Before You Divorce

The institution of marriage goes back to the beginning. The book of Genesis describes its commencement this way:

And the Lord God caused a deep sleep to fall on Adam, and he slept; and He took one of his ribs, and closed up the flesh in its place. Then the rib, which the Lord God had taken from man, He made into a woman, and He brought her to the man. And Adam said: This is now bone of my bones and flesh of my flesh; she shall be called Woman, because she was taken out of Man. Therefore a man shall leave his father and mother and be joined to his wife, and they shall become one flesh. (Genesis 2:21-24)

God’s ideal regarding holy wedlock is one man for one woman for life. Death dissolves the marriage bond (Romans 7:1-3). In worse case scenarios, marriages may end due to marital infidelity (Matthew 19:9). However, we must remember that the Bible teaches God hates divorce (Malachi 2:16). If you know someone who is considering divorce, or if you are, then consider these truths…

Divorce is not a problem-solver. Someone might say, “If I get rid of my spouse, I will get rid of this problem, and then I will be happy.” However, it has been shown that divorce tends to bring more problems than solutions. Some think that if they divorce, they can finally find the companions of their dreams and start over. However, the grass is not always greener on the other side. One study suggested that some sixty percent of second marriages end in divorce.

Divorce is often a creator of problems. First, most divorces fly in the face of Bible teaching and directly contradict the words of our Lord (Matthew 19:1-9). This is a problem. But there are others that one might want to consider.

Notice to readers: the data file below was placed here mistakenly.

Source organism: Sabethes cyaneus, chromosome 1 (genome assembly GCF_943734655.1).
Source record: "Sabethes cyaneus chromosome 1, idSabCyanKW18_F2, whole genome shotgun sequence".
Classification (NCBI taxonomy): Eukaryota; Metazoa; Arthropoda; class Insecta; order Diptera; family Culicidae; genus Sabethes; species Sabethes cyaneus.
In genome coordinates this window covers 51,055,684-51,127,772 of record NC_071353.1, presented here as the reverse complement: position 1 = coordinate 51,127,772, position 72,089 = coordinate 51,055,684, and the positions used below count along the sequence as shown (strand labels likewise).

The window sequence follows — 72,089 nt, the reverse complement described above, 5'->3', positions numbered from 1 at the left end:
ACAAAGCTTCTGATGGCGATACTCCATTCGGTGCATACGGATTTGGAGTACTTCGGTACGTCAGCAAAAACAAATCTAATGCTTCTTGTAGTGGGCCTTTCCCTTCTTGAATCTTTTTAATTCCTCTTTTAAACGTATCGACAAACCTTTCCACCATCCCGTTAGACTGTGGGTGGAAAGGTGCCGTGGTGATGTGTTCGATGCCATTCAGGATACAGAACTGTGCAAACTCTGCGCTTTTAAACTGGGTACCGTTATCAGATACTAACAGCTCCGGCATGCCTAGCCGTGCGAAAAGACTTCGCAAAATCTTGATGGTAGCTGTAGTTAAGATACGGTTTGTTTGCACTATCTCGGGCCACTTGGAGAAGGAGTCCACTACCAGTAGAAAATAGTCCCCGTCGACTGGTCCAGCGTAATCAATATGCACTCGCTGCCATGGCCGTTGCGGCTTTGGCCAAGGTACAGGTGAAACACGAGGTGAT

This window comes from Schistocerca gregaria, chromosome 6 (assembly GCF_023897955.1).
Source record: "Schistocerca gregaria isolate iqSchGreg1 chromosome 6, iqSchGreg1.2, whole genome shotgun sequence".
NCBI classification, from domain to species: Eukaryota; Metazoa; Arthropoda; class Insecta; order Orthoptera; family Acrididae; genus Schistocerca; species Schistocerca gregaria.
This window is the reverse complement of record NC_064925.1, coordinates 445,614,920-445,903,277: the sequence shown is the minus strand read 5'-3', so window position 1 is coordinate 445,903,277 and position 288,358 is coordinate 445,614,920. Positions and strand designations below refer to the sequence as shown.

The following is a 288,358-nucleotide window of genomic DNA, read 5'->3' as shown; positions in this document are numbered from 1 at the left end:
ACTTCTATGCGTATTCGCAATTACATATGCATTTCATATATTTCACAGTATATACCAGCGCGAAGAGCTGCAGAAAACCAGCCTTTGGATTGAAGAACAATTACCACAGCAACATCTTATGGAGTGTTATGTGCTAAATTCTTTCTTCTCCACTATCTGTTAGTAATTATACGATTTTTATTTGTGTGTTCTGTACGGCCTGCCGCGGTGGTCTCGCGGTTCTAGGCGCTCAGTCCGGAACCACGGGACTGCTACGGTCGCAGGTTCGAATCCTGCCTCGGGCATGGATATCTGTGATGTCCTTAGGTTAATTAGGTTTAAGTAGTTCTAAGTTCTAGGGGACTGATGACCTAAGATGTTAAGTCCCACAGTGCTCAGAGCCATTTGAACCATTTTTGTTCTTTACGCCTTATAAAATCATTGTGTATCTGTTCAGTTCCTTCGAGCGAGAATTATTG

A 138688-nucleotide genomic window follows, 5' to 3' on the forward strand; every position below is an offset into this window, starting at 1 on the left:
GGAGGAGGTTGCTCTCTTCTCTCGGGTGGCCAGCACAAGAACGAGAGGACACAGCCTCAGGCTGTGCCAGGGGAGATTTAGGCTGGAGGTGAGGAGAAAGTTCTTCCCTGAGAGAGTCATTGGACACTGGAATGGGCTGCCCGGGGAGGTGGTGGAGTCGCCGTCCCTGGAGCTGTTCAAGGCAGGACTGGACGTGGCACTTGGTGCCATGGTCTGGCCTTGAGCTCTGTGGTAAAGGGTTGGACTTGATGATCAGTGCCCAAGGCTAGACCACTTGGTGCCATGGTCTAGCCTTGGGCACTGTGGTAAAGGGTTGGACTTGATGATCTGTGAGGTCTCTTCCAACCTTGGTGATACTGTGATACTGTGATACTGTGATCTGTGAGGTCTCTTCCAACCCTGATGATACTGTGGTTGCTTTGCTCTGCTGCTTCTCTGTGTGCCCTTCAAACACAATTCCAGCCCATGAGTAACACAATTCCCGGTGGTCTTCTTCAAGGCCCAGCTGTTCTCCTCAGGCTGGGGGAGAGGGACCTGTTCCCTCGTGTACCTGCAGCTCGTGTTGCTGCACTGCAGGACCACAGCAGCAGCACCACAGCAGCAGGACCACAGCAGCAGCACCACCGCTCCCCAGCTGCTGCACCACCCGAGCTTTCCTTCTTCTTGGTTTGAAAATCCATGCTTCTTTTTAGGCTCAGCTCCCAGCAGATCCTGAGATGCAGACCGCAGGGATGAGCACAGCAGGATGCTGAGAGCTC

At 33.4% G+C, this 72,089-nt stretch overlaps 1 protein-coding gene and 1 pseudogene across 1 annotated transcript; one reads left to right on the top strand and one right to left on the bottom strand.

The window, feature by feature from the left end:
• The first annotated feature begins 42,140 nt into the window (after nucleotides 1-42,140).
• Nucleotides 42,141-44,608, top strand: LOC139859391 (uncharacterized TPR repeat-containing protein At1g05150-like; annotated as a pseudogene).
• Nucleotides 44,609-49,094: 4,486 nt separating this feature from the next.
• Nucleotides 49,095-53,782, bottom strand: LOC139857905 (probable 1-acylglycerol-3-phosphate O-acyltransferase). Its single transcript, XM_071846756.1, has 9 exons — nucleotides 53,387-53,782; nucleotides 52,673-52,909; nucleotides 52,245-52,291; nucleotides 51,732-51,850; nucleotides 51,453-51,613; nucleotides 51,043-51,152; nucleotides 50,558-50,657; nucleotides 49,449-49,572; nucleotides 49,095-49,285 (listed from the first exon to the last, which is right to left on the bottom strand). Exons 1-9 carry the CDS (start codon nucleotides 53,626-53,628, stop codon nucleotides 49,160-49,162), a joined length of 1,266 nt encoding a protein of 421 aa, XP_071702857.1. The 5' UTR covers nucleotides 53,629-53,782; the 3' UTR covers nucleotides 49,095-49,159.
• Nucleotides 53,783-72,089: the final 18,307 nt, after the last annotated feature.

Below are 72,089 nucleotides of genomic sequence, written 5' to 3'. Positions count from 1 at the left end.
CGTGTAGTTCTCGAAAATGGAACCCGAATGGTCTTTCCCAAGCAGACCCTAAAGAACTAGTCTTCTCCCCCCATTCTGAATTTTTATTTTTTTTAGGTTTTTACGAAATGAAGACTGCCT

First, there are money problems, especially among women. The standard of living for divorced women has been known to plummet, on average, some seventy-three percent.

Second, there is the problem of loneliness. Again, women seem to suffer the most. It has been estimated that forty percent of women over thirty who divorce never remarry. Rather than finding Mr. Right, they live the rest of their lives alone. Finally, divorce typically becomes the source of ongoing pain and depression. A number of divorcees report that they continue to experience hurt, even ten years after the breakup of their marriages.

Third, divorce hurts children. Several years ago, Claire Berman wrote a book entitled, A Hole in My Heart: Adult Children of Divorce Speak Out, in which she said:

“The most striking impression one comes away with is that, for children, the divorce of the parents never goes away. It may be welcomed. It may be understood. But even when it is a positive solution to a destructive family situation, divorce is a critical experience for its children. Although there may be relief that a painful situation has been ended, there is also regret that a healthy family could not be created.”

With these thoughts in mind, we must be very careful. We dare not cause any little children to stumble (Mark 9:42).

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